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  1. #1
    kadioguy is offline Key Member
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    The ship has been laid on the seabed for more than 50 years

    On Cambridge Dictionaries Online, it says:

    lie verb
    The ship has been lying on the seabed for more than 50 years.

    If I rewrite it to 'The ship has been laid on the seabed for more than 50 years.', is this sentence grammatically correct and does it sound natural?

    If not, could you please tell me why?

    Thanks!

    PS I also posted the same question in this, but all of your answers are unique to me. Thank you.
    I'm not a teacher. Please feel free to correct me. :)

  2. #2
    Skrej's Avatar
    Skrej is online now Key Member
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    Re: The ship has been laid on the seabed for more than 50 years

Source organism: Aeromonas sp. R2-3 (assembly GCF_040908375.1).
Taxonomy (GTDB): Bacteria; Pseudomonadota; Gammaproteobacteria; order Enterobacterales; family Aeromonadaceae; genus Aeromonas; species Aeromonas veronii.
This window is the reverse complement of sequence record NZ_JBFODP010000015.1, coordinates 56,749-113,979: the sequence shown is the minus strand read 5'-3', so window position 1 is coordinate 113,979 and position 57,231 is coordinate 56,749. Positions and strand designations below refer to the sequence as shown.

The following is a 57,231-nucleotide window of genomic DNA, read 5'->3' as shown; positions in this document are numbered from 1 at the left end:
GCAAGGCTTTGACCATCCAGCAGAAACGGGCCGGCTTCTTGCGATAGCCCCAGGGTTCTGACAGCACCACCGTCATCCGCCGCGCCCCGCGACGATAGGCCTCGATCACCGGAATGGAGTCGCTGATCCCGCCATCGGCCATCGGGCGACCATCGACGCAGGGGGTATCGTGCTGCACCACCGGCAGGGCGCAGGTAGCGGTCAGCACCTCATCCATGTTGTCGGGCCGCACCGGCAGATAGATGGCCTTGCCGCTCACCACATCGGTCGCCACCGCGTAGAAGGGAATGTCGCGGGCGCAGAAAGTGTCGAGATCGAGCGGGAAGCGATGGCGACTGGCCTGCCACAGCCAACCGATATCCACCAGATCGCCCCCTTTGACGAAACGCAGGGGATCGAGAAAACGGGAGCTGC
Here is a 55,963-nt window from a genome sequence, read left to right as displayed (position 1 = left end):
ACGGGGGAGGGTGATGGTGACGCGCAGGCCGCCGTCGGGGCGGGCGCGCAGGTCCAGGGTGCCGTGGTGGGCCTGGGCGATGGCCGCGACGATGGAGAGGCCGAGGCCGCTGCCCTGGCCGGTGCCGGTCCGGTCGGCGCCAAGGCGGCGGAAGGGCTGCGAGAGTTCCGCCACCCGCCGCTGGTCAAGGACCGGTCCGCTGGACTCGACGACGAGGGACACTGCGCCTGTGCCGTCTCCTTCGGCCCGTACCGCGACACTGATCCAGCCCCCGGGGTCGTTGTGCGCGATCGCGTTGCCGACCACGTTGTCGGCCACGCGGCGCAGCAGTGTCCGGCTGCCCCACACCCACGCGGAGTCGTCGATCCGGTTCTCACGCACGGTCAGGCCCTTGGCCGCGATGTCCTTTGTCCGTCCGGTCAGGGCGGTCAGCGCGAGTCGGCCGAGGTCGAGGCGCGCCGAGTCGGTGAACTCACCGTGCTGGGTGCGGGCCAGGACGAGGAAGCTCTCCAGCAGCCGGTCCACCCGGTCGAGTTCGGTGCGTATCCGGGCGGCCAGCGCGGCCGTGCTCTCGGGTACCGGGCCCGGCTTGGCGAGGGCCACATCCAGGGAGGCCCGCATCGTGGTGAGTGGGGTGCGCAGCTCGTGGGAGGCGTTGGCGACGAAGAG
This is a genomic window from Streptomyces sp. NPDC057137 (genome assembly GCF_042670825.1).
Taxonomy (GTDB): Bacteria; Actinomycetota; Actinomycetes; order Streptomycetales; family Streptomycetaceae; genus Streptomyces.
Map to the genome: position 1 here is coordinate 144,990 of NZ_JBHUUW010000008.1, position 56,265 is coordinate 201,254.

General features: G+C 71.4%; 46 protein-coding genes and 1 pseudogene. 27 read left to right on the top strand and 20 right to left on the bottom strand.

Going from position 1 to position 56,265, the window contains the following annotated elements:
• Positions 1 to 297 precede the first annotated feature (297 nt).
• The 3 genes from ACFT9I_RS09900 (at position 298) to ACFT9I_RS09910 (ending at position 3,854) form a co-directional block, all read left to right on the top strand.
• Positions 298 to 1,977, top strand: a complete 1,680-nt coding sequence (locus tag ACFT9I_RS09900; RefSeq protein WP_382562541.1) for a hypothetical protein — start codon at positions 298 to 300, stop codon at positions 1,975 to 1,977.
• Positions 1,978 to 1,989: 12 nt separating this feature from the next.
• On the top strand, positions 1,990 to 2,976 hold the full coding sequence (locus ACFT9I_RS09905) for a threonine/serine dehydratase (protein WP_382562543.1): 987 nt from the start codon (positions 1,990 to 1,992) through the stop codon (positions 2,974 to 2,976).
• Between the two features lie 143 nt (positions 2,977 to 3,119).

I don't quite agree with the interpretation from the other forum. I agree it's possible but unnatural. To me it means somebody has repeatedly laid the ship on the seabed floor every year for the past 50+ years, or possibly that they have been in the process of laying it on the seabed for over 50 years.

    The difference stems from the fact that 'lie' and 'lay' are used differently. 'Lay' (meaning to place or set something somewhere) requires an object. You have to lay something someplace.

    'Lie' (meaning to recline) is intransitive and cannot have an object.


    Thus, 'has been lying' means the ship has been resting on the seabed for the last 50 years, while 'has been laid' means that somebody has placed the ship on the seabed over the last 50 years (either repeatedly or in one long drawn out process).
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